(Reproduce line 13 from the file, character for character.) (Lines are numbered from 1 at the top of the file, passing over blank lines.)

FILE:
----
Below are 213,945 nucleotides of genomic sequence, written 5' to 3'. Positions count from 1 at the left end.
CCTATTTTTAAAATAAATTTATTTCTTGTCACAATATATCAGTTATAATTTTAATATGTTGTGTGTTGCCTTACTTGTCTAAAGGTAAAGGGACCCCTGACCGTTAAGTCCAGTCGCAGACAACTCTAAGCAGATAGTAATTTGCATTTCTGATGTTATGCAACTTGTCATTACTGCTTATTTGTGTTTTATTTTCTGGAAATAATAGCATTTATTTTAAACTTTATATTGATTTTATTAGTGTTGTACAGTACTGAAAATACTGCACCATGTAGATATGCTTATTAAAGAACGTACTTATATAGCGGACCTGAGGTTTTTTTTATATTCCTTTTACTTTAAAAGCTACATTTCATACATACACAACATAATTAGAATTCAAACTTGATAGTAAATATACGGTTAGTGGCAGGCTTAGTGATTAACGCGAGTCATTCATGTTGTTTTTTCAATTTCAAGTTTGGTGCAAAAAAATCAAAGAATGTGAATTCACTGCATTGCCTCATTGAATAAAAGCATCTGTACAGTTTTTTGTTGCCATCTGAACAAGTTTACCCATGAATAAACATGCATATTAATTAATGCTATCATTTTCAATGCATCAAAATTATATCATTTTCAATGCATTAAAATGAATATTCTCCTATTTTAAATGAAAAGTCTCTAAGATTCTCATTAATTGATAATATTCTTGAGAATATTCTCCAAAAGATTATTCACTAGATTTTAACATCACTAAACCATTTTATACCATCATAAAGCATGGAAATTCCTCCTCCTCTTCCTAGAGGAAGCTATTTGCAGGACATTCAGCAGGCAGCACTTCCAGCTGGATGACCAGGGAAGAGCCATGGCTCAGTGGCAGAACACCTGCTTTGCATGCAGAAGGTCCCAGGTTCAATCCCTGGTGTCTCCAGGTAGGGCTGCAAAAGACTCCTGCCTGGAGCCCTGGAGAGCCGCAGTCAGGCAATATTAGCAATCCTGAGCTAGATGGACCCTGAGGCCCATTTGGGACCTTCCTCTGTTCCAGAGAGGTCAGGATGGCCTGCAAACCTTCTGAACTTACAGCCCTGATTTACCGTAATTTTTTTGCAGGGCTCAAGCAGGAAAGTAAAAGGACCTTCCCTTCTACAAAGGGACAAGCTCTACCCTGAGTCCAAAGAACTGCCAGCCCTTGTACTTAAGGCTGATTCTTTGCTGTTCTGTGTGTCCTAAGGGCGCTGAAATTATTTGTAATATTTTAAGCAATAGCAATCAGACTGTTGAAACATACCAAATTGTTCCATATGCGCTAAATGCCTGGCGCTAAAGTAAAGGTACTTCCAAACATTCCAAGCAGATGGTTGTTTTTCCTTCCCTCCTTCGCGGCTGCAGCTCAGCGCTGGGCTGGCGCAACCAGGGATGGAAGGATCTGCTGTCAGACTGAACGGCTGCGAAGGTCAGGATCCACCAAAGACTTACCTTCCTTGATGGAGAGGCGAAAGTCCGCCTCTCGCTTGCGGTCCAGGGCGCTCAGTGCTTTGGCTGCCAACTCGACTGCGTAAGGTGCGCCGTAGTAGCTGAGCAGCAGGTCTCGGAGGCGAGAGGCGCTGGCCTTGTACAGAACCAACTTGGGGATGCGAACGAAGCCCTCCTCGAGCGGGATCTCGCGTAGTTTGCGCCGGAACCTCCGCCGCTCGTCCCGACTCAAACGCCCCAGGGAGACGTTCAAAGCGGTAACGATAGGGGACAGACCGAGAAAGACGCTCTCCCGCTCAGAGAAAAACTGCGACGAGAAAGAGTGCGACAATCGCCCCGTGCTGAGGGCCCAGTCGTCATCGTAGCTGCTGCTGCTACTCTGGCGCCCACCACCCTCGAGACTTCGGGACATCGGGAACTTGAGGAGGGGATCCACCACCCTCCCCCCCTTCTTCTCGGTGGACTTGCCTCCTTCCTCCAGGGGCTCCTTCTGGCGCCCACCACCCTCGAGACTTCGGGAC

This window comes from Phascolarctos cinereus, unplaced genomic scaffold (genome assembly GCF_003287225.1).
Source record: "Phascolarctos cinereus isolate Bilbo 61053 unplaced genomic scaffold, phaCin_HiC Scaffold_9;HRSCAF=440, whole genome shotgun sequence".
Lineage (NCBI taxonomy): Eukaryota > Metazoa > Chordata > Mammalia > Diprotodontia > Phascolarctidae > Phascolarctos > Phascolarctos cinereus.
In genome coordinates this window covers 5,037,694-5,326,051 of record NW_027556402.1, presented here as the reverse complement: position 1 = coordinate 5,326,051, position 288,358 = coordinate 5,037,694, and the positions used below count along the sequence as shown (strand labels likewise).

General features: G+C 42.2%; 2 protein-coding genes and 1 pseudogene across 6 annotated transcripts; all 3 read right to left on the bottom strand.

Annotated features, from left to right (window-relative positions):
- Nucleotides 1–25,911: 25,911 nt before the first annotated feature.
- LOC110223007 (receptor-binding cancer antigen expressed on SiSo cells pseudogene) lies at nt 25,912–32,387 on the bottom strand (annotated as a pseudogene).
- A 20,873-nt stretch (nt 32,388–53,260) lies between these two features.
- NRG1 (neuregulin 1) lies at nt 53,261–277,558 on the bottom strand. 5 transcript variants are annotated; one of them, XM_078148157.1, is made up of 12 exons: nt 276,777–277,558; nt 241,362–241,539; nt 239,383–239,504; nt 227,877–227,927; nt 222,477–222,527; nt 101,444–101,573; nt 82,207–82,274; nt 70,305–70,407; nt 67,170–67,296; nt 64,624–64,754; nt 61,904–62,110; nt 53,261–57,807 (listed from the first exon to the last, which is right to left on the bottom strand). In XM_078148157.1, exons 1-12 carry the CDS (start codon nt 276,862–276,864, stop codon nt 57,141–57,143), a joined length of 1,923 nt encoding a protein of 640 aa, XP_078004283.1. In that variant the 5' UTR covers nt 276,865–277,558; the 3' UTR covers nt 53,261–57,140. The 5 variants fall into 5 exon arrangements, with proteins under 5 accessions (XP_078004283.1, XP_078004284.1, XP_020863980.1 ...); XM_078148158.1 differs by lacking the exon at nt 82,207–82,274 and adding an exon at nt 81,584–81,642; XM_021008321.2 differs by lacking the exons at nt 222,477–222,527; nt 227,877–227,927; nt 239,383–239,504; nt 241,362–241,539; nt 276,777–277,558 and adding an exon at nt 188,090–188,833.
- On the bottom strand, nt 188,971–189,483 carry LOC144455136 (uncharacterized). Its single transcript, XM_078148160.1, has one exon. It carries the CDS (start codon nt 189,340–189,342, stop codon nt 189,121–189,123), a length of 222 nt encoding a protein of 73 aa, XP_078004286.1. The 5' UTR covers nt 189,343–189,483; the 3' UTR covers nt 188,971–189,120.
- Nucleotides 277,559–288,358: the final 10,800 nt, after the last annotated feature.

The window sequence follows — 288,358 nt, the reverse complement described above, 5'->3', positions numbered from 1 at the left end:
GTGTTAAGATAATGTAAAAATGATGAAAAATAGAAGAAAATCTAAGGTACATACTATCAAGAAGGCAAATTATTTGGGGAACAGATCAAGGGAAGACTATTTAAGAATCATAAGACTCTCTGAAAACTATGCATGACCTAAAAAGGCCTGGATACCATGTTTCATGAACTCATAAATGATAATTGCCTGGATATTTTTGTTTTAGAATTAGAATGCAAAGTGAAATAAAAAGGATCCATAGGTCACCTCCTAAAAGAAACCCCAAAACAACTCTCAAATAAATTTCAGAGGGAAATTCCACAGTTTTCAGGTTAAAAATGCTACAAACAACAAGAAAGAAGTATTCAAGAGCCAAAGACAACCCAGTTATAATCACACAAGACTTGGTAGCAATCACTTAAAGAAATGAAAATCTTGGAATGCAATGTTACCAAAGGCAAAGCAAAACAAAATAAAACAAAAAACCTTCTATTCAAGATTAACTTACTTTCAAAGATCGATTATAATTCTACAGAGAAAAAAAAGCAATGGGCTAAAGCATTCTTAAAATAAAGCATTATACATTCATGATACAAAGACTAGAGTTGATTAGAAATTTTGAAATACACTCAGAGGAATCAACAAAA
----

- On the bottom strand, nt 188,971–189,483 carry LOC144455136 (uncharacterized). Its single transcript, XM_078148160.1, has one exon. It carries the CDS (start codon nt 189,340–189,342, stop codon nt 189,121–189,123), a length of 222 nt encoding a protein of 73 aa, XP_078004286.1. The 5' UTR covers nt 189,343–189,483; the 3' UTR covers nt 188,971–189,120.